The Judas Goat
by Roy Dorman
“So, how do you like being dead so far?”
Tony Brady turned to look where the question had come from and saw a woman sitting on the check-out counter of the little shop he had stopped to visit. It was a used book and record store he had often frequented when he had been alive. Before he had died. He was still having trouble getting used to that. Being dead.
The clerk behind the counter didn’t seem to be aware of either he or the woman on the counter. Then it clicked; the woman on the counter was dead too.
“It’s better than nothing,” Tony answered and then chuckled at the look on the apparition’s face. “Ya see, I thought that when I died, there would be, ya know, just nothing. Lights out, the party’s over.”
“Well, you got part of it right; the party’s over,” said the woman, sort of levitating down from the counter. “It did probably make things a little smoother for you when you ended up sorta here but not really here. Some folks have a rough time at first. Some try to kill themselves if you can believe that. I’m Mandy, by the way; you?”
“Tony Brady. Are ya supposed to say I am Tony Brady, or I was Tony Brady?”
“Well, since I’m Mandy Crenshaw, I guess I wouldn’t say I am or was Tony Brady, would I?”
“Well, at least you have a sense of humor about the whole thing. I’m kinda bummed.”
“You do know about the reincarnation labs, don’t you?” asked Mandy. “There’s one every mile or so in any direction in the bigger cities like this one; fewer of them out in the boonies.”
“Yeah, I picked up one of the pamphlets on the street. After I read a little bit of it I wondered what live people thought about the labs. Then I realized it was a ghost pamphlet and only deaders could see it. Have you seen one of the labs; are they, ya know, real?”
“Oh, they’re real all right,” said Mandy. “They’re physical; they have mass. It seems the scientists weren’t telling us everything they could do back in the ‘80s and ‘90s. These labs are invisible to live folks because they’re located in another dimension. Not another dimension like far, far away, but rather another dimension right next to us; a parallel universe like ol’ Lovecraft used to write about.”
“And you can go there and just start over?” asked Tony. “Sounds easy enough; why haven’t you done it yet?”
“Well, I’ve only been dead for a couple of weeks,” said Mandy. “I’m still checking out my options. I haven’t talked to a lot of people who have been just hanging out, though. I guess it must get a little boring not being part of the action. Sorta like watching one of those reality TV shows. You either go to one of the labs or amuse yourself by being a spectator.”
“The few times I thought about reincarnation when I was alive was to fantasize about coming back rich and famous,” said Tony. “I mean, I didn’t really believe in reincarnation, it was just daydreaming. I suppose everybody does that at some time or another.”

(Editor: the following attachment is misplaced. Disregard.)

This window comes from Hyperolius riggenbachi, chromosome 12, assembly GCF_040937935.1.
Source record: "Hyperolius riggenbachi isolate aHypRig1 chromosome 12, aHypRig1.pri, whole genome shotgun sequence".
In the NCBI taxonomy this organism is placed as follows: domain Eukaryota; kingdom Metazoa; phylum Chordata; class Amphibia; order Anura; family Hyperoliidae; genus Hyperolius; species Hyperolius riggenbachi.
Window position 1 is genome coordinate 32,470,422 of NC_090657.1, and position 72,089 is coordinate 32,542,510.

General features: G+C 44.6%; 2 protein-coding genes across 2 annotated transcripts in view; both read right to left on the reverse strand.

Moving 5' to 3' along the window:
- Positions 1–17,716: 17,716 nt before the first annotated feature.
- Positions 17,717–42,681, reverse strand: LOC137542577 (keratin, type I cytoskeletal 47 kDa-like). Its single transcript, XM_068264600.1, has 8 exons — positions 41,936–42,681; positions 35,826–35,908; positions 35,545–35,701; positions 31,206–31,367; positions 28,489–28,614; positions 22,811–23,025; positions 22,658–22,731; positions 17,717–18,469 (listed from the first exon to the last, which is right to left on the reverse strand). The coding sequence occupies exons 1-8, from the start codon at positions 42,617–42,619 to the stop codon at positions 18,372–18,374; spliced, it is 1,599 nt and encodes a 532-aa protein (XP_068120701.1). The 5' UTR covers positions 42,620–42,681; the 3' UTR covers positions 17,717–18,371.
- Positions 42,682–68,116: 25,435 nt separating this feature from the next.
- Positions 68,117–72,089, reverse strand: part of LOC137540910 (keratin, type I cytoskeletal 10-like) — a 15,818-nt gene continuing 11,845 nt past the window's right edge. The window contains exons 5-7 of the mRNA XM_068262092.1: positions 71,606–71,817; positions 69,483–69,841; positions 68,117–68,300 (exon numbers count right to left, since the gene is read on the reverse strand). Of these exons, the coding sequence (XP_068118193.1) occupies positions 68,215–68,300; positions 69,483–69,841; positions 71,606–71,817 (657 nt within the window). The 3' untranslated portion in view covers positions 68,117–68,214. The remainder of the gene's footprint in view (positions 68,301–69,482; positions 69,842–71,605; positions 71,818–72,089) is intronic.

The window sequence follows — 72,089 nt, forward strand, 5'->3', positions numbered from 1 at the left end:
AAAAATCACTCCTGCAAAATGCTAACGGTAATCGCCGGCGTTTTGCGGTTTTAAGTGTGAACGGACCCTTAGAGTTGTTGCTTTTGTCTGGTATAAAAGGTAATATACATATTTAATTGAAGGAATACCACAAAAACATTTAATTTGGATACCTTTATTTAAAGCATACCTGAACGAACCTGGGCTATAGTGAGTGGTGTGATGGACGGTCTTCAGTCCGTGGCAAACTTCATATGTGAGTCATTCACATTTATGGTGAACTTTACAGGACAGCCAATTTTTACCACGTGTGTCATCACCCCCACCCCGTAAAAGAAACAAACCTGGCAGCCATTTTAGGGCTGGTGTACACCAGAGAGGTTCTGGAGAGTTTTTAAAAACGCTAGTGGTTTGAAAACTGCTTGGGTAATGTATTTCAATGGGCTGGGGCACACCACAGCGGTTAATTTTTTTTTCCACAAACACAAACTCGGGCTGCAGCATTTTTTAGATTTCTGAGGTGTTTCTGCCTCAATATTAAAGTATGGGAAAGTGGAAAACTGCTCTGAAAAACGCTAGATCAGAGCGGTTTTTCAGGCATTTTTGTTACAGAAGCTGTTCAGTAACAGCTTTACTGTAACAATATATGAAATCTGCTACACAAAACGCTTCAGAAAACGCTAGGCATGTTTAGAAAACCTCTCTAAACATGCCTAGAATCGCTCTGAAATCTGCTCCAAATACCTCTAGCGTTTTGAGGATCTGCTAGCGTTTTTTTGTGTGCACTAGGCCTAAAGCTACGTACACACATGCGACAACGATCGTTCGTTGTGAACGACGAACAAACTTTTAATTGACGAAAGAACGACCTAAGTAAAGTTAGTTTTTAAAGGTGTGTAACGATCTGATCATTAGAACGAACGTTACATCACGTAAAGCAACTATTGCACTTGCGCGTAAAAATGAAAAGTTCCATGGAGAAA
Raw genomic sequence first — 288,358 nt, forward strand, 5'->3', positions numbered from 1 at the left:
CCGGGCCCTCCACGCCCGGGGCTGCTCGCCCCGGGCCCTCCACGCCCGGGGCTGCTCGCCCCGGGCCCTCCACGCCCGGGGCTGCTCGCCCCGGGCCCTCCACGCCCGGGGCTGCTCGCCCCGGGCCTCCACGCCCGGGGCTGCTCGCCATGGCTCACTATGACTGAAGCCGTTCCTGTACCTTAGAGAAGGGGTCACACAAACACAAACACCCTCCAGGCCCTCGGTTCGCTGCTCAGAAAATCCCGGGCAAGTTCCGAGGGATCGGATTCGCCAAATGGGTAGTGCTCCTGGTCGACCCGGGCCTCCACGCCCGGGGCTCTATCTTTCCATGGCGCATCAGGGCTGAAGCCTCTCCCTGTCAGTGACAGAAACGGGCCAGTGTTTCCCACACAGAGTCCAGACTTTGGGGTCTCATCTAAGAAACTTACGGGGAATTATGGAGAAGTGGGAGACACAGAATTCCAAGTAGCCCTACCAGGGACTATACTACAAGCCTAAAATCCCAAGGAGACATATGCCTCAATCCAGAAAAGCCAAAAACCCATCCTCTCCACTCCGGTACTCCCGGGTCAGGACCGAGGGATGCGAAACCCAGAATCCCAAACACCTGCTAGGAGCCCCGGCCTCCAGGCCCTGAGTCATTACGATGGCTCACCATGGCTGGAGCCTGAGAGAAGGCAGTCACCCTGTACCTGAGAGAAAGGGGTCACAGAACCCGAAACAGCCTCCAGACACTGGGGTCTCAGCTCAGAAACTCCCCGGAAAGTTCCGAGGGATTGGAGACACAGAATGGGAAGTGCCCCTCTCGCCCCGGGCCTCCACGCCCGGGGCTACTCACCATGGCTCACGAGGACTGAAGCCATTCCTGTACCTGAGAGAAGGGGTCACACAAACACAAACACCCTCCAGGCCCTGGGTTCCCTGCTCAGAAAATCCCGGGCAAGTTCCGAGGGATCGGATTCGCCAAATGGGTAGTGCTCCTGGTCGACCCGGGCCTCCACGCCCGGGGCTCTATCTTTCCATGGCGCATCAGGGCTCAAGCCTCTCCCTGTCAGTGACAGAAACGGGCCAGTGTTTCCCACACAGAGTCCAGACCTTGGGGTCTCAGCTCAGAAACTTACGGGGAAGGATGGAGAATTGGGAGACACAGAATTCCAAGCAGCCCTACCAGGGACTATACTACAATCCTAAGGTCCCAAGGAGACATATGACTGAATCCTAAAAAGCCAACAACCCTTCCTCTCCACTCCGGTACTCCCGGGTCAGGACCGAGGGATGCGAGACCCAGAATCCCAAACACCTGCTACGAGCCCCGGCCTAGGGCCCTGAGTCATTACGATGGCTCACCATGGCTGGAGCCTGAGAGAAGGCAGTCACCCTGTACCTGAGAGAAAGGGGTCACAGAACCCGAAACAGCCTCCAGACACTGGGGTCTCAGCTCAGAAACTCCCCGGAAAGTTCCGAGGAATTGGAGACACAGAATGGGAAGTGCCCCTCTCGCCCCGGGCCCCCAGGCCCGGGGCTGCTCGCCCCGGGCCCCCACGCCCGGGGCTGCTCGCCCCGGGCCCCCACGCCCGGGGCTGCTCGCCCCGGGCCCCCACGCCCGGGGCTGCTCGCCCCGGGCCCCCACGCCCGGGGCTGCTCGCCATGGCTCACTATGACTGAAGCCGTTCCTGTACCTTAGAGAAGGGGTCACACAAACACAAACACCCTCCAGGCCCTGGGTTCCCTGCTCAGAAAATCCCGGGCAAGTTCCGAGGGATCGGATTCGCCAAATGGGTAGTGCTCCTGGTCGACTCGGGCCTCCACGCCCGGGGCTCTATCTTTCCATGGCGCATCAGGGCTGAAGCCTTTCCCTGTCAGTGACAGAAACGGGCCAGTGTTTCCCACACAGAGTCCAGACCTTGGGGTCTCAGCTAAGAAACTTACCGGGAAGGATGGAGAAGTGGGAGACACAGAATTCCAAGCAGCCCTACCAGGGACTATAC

“Let’s walk to the nearest lab,” said Mandy, taking Tony’s arm. “There’s no obligation to decide anything right away; you can just go in and look around. Even sit in on a seminar or two. Ya know what I heard is one of the more popular choices?”
“No, what’s that? Movie star? Rock star?”
“Well, I’m sure those are right up there, but a surprising number of clients choose to come back as writers.”
“Really? I wonder… Oh, yeah, writers make a lot of money too, right?” said Tony.
“Good writers make a lot of money, Tony,” sighed Mandy. “Only really, really good writers make a lot of money. Come on, let’s go.”
When they got to the lab, an imposing three-story brick building about four blocks from the record store, Mandy held the door for Tony. “After you,” she said.
Tony stepped through the door and Mandy slammed it shut behind him. “What the hell?” said Tony as he found himself in complete darkness, unable to open the door and get back out.
The darkness around him was such that he had no idea how big the room was or if anyone else was in there with him. “Hello?” he called. Nothing.
There was a light in the distance. If the light was small, the distance could have been thirty feet away. But if it was big, as Tony thought it was, it could be a mile or more away. It looked like fire. Shrugging, Tony started toward it.
“Well, I guess Mandy was telling the truth about the scientists not telling us everything,” mumbled Tony. “And I guess I was right about the party being over.”
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Roy Dorman is retired from the University of Wisconsin-Madison Benefits Office and is the submissions editor of Yahara Prairie Lights. He has had poetry and flash fiction published recently in Burningword Literary Journal, Flash Fiction Press, Vine Leaves Literary Journal, Yellow Mama, Black Petals, One Sentence Poems, Birds Piled Loosely, and a number of other print and online magazines.